2 Chron. 28:22–29:2
28:22 During his time of trouble King Ahaz was even more unfaithful to the Lord. 23He offered sacrifices to the gods of Damascus whom he thought had defeated him. He reasoned, “Since the gods of the kings of Syria helped them, I will sacrifice to them so they will help me.” But they caused him and all Israel to stumble. 24Ahaz gathered the items in God’s temple and removed them. He shut the doors of the Lord’s temple and erected altars on every street corner in Jerusalem. 25In every city throughout Judah he set up high places to offer sacrifices to other gods. He angered the Lord God of his ancestors.
26The rest of the events of Ahaz’s reign, including his accomplishments from start to finish, are recorded in the Scroll of the Kings of Judah and Israel. 27Ahaz passed away and was buried in the city of Jerusalem; they did not bring him to the tombs of the kings of Israel. His son Hezekiah replaced him as king.
29:1 Hezekiah was twenty-five years old when he began to reign, and he reigned twenty-nine years in Jerusalem. His mother was Abijah, the daughter of Zechariah. 2He did what the Lord approved, just as his ancestor David had done.(NET Bible)
101:1 A psalm of David.
I will sing about loyalty and justice!
To you, O Lord, I will sing praises!
2I will walkin the way of integrity.
When will you come to me?
I will conduct my business with integrity in the midst of my palace.
3I will not even consider doing what is dishonest.
I hate doing evil;
I will have no part of it.
4I will have nothing to do with a perverse person;
I will not permit evil.
5I will destroy anyone who slanders his neighbor in secret.
I will not tolerate anyone who has a haughty demeanor and an arrogant attitude.
6I will favor the honest people of the land,
and allow them to live with me.
Those who walk in the way of integrity will attend me.
7Deceitful people will not live in my palace.
Liars will not be welcome in my presence.
8Each morning I will destroy all the wicked people in the land,
and remove all evildoers from the city of the Lord.(NET Bible)
13:18 Thus Jesus asked, “What is the kingdom of God like? To what should I compare it? 19It is like a mustard seed that a man took and sowed in his garden. It grew and became a tree, and the wild birds nested in its branches.”
20Again he said, “To what should I compare the kingdom of God? 21It is like yeast that a woman took and mixed with three measures of flour until all the dough had risen.”
22Then Jesus traveled throughout towns and villages, teaching and making his way toward Jerusalem. 23Someone asked him, “Lord, will only a few be saved?” So he said to them, 24“Exert every effort to enter through the narrow door, because many, I tell you, will try to enter and will not be able to. 25Once the head of the house gets up and shuts the door, then you will stand outside and start to knock on the door and beg him, ‘Lord, let us in!’ But he will answer you, ‘I don’t know where you come from.’ 26Then you will begin to say, ‘We ate and drank in your presence, and you taught in our streets.’ 27But he will reply, ‘I don’t know where you come from! Go away from me, all you evildoers!’ 28There will be weeping and gnashing of teeth when you see Abraham, Isaac, Jacob, and all the prophets in the kingdom of God but you yourselves thrown out. 29Then people will come from east and west, and from north and south, and take their places at the banquet table in the kingdom of God. 30But indeed, some are last who will be first, and some are first who will be last.”(NET Bible)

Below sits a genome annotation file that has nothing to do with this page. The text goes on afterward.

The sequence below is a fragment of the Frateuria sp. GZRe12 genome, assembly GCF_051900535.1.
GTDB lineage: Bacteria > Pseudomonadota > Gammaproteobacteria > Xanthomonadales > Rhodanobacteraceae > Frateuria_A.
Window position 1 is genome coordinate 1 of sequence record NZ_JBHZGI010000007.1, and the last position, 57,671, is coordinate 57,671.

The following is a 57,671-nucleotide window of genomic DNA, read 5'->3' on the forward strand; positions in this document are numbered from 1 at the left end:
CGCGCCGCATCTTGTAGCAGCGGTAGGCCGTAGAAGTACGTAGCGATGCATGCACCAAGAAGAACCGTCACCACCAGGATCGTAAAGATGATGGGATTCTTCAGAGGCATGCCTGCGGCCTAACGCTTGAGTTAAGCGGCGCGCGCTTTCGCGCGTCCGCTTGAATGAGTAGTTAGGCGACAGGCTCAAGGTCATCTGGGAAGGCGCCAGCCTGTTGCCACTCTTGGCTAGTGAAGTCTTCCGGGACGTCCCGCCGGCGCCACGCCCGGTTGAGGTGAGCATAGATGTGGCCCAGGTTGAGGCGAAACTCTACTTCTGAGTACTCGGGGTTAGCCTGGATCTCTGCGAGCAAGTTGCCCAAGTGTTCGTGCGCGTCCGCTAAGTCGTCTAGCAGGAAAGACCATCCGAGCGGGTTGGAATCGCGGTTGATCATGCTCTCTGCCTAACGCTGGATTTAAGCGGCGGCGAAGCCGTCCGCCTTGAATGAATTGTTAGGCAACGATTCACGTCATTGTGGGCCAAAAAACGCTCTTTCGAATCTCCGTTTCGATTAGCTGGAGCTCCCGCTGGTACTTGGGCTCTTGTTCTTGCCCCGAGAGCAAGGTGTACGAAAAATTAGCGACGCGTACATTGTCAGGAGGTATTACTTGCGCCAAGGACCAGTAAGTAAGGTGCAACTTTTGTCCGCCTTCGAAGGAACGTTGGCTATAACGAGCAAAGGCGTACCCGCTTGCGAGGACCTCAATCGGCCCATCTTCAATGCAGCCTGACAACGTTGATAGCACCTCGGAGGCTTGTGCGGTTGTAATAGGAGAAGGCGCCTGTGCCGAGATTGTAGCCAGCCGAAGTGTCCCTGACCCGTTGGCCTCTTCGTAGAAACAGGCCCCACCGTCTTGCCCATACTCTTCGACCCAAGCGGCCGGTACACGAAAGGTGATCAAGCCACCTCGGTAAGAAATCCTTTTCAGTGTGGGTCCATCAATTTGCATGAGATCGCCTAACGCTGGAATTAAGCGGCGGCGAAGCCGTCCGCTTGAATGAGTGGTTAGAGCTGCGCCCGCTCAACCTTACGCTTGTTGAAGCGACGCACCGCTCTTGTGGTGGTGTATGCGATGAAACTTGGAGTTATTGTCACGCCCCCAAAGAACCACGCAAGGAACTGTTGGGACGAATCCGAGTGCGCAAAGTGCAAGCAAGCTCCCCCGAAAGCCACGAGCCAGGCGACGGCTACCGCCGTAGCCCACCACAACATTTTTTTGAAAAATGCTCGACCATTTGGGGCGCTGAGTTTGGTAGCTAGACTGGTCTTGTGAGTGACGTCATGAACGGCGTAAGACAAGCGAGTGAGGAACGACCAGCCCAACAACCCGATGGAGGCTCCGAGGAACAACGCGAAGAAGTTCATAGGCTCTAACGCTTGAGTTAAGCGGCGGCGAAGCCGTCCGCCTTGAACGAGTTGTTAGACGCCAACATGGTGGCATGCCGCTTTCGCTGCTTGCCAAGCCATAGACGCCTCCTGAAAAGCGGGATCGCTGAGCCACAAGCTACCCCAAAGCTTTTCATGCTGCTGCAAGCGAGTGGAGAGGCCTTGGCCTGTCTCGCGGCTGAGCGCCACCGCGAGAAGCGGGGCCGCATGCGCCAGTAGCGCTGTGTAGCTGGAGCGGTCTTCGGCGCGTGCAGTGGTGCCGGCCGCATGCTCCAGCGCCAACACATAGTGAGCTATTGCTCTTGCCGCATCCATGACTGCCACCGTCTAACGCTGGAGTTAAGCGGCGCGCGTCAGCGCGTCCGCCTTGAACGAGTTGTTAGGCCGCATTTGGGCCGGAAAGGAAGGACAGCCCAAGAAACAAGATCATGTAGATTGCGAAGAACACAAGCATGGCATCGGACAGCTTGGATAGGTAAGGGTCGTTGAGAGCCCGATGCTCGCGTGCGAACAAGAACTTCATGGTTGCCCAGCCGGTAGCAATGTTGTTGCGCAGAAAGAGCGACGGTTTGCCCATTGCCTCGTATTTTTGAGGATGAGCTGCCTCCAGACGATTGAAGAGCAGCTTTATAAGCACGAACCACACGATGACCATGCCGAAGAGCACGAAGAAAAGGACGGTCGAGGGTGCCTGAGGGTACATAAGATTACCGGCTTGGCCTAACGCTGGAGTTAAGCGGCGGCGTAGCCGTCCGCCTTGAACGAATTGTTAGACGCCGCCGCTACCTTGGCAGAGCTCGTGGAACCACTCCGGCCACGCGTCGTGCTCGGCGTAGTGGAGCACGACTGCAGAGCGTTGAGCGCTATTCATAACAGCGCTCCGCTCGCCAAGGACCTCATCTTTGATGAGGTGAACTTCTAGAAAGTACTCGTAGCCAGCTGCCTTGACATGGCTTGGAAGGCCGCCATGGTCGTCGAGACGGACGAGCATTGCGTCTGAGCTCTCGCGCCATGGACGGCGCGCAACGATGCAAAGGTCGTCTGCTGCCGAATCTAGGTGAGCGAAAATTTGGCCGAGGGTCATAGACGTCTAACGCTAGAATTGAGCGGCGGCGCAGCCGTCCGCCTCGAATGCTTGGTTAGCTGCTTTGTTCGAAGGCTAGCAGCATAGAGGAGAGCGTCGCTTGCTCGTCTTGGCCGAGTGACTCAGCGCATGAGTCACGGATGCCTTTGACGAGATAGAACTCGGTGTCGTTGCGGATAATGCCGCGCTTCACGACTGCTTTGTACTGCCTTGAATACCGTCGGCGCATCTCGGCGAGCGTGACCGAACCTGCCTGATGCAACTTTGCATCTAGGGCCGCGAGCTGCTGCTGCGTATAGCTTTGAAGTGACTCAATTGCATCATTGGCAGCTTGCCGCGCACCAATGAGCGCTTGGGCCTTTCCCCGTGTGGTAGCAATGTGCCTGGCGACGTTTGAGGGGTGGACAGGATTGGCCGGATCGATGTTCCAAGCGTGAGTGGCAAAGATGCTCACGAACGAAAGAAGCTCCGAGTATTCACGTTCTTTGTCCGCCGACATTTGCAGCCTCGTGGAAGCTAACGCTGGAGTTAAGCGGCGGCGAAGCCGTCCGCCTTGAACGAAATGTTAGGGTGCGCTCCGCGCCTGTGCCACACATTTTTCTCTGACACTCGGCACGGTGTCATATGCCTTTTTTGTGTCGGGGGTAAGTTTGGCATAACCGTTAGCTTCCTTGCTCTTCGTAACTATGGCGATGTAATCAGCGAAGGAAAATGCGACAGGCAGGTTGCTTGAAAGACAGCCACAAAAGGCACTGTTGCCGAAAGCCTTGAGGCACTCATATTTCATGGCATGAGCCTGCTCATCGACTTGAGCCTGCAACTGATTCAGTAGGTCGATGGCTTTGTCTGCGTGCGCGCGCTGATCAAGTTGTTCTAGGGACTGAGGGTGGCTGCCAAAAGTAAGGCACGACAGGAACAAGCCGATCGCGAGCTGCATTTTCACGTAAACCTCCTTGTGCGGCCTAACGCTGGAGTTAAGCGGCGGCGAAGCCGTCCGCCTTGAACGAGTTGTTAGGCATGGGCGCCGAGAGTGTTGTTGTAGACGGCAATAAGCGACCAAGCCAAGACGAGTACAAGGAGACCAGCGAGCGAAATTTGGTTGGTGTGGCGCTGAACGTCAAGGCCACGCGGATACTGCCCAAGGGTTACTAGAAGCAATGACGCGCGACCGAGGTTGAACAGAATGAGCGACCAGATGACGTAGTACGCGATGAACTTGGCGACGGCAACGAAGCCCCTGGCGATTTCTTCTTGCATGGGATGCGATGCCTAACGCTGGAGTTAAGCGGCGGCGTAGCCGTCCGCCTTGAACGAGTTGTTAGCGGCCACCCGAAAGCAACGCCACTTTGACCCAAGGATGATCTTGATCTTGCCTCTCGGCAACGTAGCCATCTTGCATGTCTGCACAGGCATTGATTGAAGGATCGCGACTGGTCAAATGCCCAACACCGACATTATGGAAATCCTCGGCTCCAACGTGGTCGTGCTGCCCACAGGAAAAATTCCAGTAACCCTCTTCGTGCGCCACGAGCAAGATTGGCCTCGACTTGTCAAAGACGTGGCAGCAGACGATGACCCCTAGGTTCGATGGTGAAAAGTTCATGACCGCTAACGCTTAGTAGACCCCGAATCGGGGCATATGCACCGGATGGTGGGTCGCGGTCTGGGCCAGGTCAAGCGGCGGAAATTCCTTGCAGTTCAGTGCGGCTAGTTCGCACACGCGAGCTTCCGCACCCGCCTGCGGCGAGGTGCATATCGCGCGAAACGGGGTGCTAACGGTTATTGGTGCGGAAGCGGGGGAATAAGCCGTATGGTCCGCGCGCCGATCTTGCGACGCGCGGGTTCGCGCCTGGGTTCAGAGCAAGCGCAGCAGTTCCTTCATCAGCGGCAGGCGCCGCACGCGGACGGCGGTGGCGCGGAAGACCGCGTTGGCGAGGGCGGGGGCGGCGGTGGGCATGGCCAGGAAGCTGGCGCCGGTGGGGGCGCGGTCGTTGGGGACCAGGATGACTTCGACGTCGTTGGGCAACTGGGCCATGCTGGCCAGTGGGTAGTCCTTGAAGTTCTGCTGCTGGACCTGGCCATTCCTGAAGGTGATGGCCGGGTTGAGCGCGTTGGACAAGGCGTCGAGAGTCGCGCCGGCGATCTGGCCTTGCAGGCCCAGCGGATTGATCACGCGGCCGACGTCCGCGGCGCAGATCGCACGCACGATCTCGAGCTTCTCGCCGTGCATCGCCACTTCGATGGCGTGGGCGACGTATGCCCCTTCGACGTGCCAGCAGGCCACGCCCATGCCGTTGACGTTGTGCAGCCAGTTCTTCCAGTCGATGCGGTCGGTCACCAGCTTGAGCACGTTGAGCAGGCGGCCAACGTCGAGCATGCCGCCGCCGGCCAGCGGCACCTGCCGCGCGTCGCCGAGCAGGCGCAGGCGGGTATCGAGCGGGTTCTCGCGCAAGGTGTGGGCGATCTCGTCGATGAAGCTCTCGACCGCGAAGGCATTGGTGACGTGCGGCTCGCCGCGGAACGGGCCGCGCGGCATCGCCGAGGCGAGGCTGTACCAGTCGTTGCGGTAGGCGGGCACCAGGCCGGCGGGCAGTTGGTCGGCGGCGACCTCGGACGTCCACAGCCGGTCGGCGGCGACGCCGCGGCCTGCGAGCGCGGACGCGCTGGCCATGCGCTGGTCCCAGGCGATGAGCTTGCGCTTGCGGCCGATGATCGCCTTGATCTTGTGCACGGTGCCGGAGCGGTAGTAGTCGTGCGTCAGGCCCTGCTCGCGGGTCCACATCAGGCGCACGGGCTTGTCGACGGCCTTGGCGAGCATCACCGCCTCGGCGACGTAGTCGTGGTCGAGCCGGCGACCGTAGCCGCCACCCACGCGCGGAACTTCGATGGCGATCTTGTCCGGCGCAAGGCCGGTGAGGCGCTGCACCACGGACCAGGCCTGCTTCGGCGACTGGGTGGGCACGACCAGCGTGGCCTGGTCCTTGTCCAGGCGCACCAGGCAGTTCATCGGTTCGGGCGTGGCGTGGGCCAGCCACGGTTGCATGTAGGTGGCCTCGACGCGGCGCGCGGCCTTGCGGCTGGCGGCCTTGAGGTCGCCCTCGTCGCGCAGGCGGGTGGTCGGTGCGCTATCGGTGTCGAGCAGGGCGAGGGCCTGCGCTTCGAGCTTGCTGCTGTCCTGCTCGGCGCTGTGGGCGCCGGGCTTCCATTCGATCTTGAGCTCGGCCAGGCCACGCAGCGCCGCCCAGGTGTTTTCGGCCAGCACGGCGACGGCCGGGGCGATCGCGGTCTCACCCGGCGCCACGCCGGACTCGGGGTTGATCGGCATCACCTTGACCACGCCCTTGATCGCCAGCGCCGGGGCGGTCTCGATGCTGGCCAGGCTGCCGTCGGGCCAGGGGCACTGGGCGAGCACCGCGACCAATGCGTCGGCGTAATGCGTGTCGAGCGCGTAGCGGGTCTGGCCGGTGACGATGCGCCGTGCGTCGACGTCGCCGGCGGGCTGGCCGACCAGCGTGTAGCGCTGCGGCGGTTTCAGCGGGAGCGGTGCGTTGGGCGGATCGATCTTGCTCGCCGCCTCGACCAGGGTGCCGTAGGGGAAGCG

This word of Luther spoken at Worms has o en, unfortunately, been misconstrued. It has been inferred from it that Luther here demanded an unrestricted liberty of thought and conscience, according to which there is no such thing as an objective authority outside of ourselves, and man is responsible to no one but himself, his own subjective, arbitrary conscience. It is not to be denied that natural man would find his greatest delight in such an absolute freedom of thought and conscience, just as such freedom sooner or later always leads to a dissolution of morality and religion but never serves to fortify the same. Such unrestricted individualism, centering only in itself, divorced from all objective authority, was, perhaps, advocated by Italian humanism but never by Luther. This needs no further proof even though historians like Harnack saw fit to write: “ The Reformation protested against all formal, external authority in matters of religion. Thus Luther also protested against the authority of the letter of the Bible.” Whoever appeals to the confession of Luther at Worms in support of this deliberately closes his eyes to the fact that Luther expressly declared, “my conscience is captive to the Word of God.” (19)
–Johann Michael Reu, Luther on the Scriptures
This daily Bible reading guide, Reading the Word of God, was conceived and prepared as a result of the ongoing discussions between representatives of three church bodies: Lutheran Church—Canada (LCC), The Lutheran Church—Missouri Synod (LCMS) and the North American Lutheran Church (NALC). The following individuals have represented their church bodies and approved this introduction and the reading guide: LCC: President Robert Bugbee; NALC: Bishop John Bradosky, Revs. Mark Chavez, James Nestingen, and David Wendel; LCMS: Revs. Albert Collver, Joel Lehenbauer, John Pless, and Larry Vogel.